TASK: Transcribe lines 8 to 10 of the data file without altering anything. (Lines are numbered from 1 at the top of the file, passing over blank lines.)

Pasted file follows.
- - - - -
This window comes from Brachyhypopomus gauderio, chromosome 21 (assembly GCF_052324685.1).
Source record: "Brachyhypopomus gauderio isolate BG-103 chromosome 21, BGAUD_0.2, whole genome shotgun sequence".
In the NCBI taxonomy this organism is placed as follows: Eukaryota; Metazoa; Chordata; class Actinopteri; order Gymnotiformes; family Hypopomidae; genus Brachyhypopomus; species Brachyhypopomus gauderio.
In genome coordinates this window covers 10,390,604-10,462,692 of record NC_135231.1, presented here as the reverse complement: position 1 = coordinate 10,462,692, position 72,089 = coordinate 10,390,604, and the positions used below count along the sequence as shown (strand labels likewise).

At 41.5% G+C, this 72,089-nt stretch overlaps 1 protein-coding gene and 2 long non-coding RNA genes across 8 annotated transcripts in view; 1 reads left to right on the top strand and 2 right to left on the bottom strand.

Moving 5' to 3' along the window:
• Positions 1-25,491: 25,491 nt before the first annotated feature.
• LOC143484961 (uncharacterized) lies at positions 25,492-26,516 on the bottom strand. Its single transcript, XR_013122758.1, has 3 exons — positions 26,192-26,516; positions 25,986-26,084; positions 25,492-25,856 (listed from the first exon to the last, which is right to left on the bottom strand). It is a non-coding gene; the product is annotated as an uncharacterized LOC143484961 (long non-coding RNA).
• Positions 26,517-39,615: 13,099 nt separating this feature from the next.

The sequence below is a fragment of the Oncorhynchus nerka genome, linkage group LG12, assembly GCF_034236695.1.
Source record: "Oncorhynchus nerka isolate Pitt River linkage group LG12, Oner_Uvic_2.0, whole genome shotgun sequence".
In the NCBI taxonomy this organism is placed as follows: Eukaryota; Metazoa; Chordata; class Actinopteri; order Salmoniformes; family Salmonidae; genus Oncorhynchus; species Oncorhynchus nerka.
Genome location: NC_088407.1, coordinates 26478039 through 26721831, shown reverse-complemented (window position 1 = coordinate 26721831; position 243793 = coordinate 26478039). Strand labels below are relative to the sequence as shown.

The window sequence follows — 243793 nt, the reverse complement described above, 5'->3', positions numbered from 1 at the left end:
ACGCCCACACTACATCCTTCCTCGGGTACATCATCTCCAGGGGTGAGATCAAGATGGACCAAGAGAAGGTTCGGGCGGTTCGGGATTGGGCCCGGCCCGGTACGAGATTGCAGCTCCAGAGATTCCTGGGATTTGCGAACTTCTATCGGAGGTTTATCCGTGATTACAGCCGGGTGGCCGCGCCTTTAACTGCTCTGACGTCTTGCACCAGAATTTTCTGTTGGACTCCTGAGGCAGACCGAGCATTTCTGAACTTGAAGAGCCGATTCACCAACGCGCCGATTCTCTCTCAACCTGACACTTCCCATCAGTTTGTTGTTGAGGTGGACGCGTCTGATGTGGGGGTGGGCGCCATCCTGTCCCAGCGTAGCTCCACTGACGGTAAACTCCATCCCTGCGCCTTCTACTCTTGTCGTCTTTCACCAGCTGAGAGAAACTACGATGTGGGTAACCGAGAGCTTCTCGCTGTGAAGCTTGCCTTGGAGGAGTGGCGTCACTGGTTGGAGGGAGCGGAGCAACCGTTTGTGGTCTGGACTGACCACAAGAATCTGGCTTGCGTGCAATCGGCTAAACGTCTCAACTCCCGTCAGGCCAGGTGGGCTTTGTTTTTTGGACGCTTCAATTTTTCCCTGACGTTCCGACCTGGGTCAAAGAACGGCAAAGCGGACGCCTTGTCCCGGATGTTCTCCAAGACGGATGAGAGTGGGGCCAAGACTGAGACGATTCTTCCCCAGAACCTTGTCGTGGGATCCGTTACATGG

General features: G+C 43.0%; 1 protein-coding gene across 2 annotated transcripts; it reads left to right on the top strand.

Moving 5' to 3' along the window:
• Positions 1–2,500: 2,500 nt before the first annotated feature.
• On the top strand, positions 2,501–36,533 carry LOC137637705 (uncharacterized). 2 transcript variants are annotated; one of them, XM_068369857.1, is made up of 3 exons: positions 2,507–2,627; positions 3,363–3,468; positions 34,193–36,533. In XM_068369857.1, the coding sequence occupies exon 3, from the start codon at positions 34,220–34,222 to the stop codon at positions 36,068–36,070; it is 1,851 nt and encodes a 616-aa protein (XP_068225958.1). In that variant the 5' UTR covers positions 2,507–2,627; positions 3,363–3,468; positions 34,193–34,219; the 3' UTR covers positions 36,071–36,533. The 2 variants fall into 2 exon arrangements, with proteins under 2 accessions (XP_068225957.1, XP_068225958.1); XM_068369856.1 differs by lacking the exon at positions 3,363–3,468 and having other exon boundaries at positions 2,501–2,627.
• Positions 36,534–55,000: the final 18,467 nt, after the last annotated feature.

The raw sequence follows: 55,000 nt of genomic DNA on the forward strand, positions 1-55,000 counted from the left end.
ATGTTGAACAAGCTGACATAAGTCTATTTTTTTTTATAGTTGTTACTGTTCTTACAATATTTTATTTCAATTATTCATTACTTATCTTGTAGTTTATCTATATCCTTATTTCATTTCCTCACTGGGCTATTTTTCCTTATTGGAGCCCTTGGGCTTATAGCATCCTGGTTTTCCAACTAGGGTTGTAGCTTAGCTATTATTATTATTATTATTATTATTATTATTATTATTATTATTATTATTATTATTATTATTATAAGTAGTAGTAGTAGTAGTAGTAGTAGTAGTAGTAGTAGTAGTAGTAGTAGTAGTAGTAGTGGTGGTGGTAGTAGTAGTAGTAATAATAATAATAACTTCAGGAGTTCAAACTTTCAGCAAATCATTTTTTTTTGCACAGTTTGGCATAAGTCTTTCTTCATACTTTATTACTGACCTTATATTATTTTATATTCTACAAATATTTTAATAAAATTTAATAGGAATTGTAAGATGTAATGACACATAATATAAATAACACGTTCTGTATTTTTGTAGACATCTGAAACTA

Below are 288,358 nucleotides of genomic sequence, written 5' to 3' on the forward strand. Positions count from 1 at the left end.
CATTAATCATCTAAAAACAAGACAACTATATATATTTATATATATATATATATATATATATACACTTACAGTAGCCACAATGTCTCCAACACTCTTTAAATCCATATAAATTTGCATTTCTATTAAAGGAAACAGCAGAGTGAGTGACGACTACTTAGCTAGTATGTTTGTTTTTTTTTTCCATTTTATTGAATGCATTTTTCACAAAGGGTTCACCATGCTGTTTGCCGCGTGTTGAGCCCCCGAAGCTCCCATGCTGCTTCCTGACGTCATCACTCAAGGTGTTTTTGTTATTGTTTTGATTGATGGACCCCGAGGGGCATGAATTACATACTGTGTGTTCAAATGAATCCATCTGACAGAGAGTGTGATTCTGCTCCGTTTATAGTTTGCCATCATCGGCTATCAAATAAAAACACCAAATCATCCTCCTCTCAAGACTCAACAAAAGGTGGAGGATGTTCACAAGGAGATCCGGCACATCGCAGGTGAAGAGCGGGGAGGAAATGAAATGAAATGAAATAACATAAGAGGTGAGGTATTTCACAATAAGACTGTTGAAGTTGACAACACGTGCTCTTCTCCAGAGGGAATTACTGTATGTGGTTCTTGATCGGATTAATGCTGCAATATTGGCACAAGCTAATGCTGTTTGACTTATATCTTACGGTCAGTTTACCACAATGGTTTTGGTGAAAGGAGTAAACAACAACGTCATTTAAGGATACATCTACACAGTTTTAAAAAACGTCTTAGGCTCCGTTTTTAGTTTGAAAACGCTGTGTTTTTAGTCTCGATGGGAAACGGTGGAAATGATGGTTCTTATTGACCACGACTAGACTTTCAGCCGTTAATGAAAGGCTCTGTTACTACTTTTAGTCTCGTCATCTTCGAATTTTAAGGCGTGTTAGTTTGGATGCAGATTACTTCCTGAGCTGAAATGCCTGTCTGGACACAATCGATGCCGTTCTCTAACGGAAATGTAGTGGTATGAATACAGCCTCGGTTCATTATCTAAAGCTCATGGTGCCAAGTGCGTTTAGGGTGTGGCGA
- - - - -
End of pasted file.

• LOC143484961 (uncharacterized) lies at positions 25,492-26,516 on the bottom strand. Its single transcript, XR_013122758.1, has 3 exons — positions 26,192-26,516; positions 25,986-26,084; positions 25,492-25,856 (listed from the first exon to the last, which is right to left on the bottom strand). It is a non-coding gene; the product is annotated as an uncharacterized LOC143484961 (long non-coding RNA).
• Positions 26,517-39,615: 13,099 nt separating this feature from the next.

The sequence below is a fragment of the Oncorhynchus nerka genome, linkage group LG12, assembly GCF_034236695.1.